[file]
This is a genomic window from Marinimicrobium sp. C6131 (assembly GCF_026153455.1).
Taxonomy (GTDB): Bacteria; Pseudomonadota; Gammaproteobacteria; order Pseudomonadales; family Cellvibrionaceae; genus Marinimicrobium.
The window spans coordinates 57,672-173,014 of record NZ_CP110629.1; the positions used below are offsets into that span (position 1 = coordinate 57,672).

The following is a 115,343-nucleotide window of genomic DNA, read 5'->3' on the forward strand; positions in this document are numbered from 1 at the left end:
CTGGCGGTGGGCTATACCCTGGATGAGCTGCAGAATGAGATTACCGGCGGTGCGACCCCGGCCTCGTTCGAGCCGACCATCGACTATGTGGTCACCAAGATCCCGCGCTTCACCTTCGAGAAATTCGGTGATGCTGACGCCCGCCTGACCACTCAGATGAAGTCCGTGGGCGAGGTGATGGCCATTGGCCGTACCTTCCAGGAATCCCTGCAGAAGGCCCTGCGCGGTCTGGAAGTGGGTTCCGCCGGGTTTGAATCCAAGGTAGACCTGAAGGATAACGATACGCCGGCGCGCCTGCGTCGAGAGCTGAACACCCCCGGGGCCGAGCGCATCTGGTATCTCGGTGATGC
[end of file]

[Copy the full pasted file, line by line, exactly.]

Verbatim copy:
This is a genomic window from Marinimicrobium sp. C6131 (assembly GCF_026153455.1).
Taxonomy (GTDB): Bacteria; Pseudomonadota; Gammaproteobacteria; order Pseudomonadales; family Cellvibrionaceae; genus Marinimicrobium.
The window spans coordinates 57,672-173,014 of record NZ_CP110629.1; the positions used below are offsets into that span (position 1 = coordinate 57,672).

The following is a 115,343-nucleotide window of genomic DNA, read 5'->3' on the forward strand; positions in this document are numbered from 1 at the left end:
CTGGCGGTGGGCTATACCCTGGATGAGCTGCAGAATGAGATTACCGGCGGTGCGACCCCGGCCTCGTTCGAGCCGACCATCGACTATGTGGTCACCAAGATCCCGCGCTTCACCTTCGAGAAATTCGGTGATGCTGACGCCCGCCTGACCACTCAGATGAAGTCCGTGGGCGAGGTGATGGCCATTGGCCGTACCTTCCAGGAATCCCTGCAGAAGGCCCTGCGCGGTCTGGAAGTGGGTTCCGCCGGGTTTGAATCCAAGGTAGACCTGAAGGATAACGATACGCCGGCGCGCCTGCGTCGAGAGCTGAACACCCCCGGGGCCGAGCGCATCTGGTATCTCGGTGATGC